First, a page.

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Let The Right One In's Anika Noni Rose, Kevin Carroll, And Ian Foreman Discuss The Vampire Genre - Exclusive Interview

No matter what decade it is, the vampire genre never seems to go out of style. John Ajvide Lindqvist's "Let the Right One In" novel was released in 2004, and since then, the book has seen quite a few adaptations. In 2008, a film by the same name was released, and just two years later, Chlöe Grace Moretz starred in an adaptation called "Let Me In." Yet that wasn't the last iteration of this tale of a childlike vampire finding human caretakers that grow old while she stays young forever.

Showtime is giving fans of the vampire genre and the original source material a diverse and well-rounded adaptation of this story, starring Anika Noni Rose as Naomi Cole, Ian Foreman as her onscreen son Isaiah, and Kevin Carroll as restauranteur (and Mark's confidante) Zeke Dawes.

"Let the Right One In" invited Looper to the New York Comic Con press room, where we spoke to Rose, Carroll, and Foreman about adapting the show from the book and movie, the joys of the vampire genre, the metaphors it provides, and working with the cast. Rose and Carroll also touched on their other roles, like "Jingle Jangle," "The Walking Dead," and "Lucifer."

Anika Noni Rose talks Demián Bichir and OG content

[Anika], you've done a significant number of fun, lighthearted pieces — roles like "[The] Princess and the Frog," "Dreamgirls," and "Jingle Jangle." What was that transition like, going to a much darker role in this show? Are there any cast members from those projects you'd like to see on this one?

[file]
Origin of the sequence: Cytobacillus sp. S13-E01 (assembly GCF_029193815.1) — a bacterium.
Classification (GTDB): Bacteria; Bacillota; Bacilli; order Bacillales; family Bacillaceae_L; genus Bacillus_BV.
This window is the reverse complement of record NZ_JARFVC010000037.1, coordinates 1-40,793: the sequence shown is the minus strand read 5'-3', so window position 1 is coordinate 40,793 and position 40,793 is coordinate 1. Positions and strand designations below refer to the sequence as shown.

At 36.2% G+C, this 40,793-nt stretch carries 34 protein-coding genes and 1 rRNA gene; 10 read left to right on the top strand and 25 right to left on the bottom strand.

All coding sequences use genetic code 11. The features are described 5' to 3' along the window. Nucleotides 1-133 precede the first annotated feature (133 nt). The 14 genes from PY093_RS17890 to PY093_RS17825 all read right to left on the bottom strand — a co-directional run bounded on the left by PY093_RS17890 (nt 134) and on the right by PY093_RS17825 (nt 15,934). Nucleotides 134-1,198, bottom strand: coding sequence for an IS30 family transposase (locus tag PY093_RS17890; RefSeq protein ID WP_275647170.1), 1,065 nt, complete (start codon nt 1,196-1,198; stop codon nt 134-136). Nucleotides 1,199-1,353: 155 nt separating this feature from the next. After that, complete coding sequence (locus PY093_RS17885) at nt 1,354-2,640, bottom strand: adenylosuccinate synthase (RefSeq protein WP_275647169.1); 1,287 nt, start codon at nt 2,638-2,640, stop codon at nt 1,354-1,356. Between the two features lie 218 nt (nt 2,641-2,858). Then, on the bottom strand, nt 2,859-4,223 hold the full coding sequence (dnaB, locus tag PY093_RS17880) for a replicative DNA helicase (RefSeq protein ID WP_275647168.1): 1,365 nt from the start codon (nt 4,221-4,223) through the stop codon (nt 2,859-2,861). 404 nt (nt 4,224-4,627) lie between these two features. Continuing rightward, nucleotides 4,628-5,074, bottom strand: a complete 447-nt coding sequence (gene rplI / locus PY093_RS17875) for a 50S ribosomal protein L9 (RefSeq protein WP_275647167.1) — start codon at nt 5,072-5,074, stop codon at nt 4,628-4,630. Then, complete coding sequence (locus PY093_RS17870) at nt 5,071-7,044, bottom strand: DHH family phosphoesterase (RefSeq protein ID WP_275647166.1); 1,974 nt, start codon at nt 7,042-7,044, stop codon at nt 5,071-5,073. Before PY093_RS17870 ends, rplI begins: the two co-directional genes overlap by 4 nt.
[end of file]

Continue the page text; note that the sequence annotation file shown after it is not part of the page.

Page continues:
Anika Noni Rose: I welcome good actors anywhere. If I'm doing a project, I welcome good actors all around. I've done a lot of drama, so it wasn't a difficult move for me to step into that. Even within "Jingle Jangle," my character was dramatic. She was going through something. I miss comedy, but I find that this is interesting to be in a genre piece [while] also bringing true life to the genre piece. So no, I didn't have to do anything extraordinary to be doing this, but I do enjoy it.

Did any of your work on those roles help inspire any choices on this one?

Rose: Not the roles that you mentioned, no.

What has it been like working with Demián [Bichir]?

Rose: [Jokingly] With Demián, he is a horror. Where is he? He's terrible. He only wants green M&Ms. 

He's lovely. He's a really charming person. He's a very tenderhearted and caring person. And he's also fun. He looks for the fun. He's very silly, and it is a safe space when you're working with him. You can't say that about everyone, but I'm very grateful to say that that is the case.

Were you a fan of the original book and movie? What do you think [is] from [them], and what do you think [they] do differently?

Rose: I'm a great fan of the original movie. I read the book. I thought it was amazing. We're taking those questions of humanity and where the break in humanity lies and bringing them into what we're doing. It's an exploration of humanity, particularly when you are dealing with monsters. While you're looking at the monster, that in itself is an exploration of humanity. Where do we connect? Where do we depart? Where do we overlap?

Kevin Carroll on genre twists

[Kevin], you seem to be drawn to darker roles. What stands out in this role that's different from roles like "The Walking Dead" and "Lucifer," and are there any costars from those shows that you want to join this cast?

Kevin Carroll: Oh my god. Yes. I can't call names because I would get all kinds of phone calls if people would [get] mad, but I think that as a genre, this is an exciting way to tell stories. These worlds give us the latitude to include a lot of human emotions ... It can hold different genres of storytelling and be set in a world of vampires, or in [the] case of "Walking Dead," the walkers.